RIND: (as the Patent Examiner) Crafty, look at the autoballast plan with gauges for (unintelligible).

MILES RIND AND PHILIP LIMA: (as the Patent Examiner and the Zookeeper) (singing) ...take a look at what, the safety net. Take a look.

RIND: (as the Zookeeper) (singing) Look at the bottom, the ultimate (unintelligible). Check the legs and make sure they are tightened enough. Look at the back at the peg and steel ring. That's your sign (unintelligible) like taking a bath.

LIMA: (as the Zookeeper) Check the body and worry if the patient's OK. So the mother is happy to face right way.

RIND: (as the Patent Examiner) (singing) Check the (unintelligible) and the peg.

LIMA: (as the Zookeeper) (singing) Having her back, which is something I dread.

LIMA: (as the Patent Examiner and the Zookeeper) (singing) Where are the feet? Where is the head?

(LAUGHTER)

(APPLAUSE)

ABRAHAMS: The Probability Prize.

(APPLAUSE)

ABRAHAMS: The Ig Nobel Prize for Probability is awarded to Bert Tolkamp, Marie Haskell, Fritha Langford, David Roberts, and Colin Morgan of the U.K., the Netherlands, and Canada for making two related discoveries: First, that the longer a cow has been lying down, the more likely that cow will soon stand up.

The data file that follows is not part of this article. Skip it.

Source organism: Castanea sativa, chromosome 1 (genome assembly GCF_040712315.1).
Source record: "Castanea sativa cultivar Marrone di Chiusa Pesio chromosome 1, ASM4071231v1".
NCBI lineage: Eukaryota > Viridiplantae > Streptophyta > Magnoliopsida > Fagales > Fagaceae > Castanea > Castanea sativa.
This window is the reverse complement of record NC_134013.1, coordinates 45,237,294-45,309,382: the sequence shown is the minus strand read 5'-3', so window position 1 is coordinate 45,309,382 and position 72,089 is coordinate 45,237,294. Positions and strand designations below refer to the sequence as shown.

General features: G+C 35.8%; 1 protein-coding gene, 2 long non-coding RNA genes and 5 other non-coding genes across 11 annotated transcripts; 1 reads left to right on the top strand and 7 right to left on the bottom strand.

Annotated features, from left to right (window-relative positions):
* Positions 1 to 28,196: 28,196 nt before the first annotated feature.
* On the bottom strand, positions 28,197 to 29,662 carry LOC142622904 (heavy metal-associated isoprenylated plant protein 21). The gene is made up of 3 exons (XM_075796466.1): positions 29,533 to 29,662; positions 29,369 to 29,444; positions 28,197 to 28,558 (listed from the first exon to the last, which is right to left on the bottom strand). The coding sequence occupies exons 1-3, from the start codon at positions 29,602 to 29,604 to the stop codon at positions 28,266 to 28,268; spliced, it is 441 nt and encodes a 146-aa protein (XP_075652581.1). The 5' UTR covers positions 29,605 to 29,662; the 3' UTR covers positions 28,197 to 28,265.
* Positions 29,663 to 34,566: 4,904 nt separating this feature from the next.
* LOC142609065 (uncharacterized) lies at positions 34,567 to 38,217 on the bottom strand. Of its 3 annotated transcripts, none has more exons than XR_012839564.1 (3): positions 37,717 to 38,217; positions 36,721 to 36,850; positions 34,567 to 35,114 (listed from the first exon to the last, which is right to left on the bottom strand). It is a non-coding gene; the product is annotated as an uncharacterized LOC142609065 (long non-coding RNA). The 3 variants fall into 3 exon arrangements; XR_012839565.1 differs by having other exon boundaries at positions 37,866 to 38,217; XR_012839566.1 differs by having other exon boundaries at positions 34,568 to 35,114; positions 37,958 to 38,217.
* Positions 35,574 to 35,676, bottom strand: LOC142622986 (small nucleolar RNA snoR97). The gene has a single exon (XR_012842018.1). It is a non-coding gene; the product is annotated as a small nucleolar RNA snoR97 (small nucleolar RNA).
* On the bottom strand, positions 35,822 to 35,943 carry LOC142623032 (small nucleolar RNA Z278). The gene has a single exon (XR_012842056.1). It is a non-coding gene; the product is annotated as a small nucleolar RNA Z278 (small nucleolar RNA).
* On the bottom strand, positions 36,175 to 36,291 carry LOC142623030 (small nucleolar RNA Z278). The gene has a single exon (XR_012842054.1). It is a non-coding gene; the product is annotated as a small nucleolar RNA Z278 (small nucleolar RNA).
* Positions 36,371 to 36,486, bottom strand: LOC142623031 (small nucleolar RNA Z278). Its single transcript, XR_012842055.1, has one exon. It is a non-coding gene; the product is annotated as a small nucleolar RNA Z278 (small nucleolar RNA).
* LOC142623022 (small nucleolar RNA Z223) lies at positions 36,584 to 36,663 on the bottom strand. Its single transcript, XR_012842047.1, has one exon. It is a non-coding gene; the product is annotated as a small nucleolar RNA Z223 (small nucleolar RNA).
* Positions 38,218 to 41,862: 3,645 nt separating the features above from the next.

(LAUGHTER)

ABRAHAMS: And second, that once a cow stands up, you cannot easily predict how soon that cow will lie down again.

(LAUGHTER)

ABRAHAMS: Please welcome Bert Tolkamp.

(LAUGHTER)

BERT TOLKAMP: That would be a good opening if I immediately destroy the prize.

(LAUGHTER)

TOLKAMP: Ladies and gentlemen, I've been studying cows for most of my career and therefore I can speak with some authority when I tell you that cows can be really boring.

(LAUGHTER)

TOLKAMP: It's cow, you hear, that can be really boring. So when you research cows the best you can do is come up with a title of a paper that at least sounds interesting.

(LAUGHTER)

TOLKAMP: And attracts the attention of Marc Abrahams. Although I must admit that the behavior of the cows in our experiment was really, really disappointing. We all expected that these cows would be more motivated to lie down the longer they were up and standing. But these cows just kept hanging around and they never did what we expected of them. Although, in a sense, that makes it quite interesting.

POO: Please stop. I'm bored. Please stop. I'm bored. Please stop.

TOLKAMP: So novel ideas come up from counterintuitive results.

POO: I'm bored. Please stop.

TOLKAMP: Thank you.

(APPLAUSE)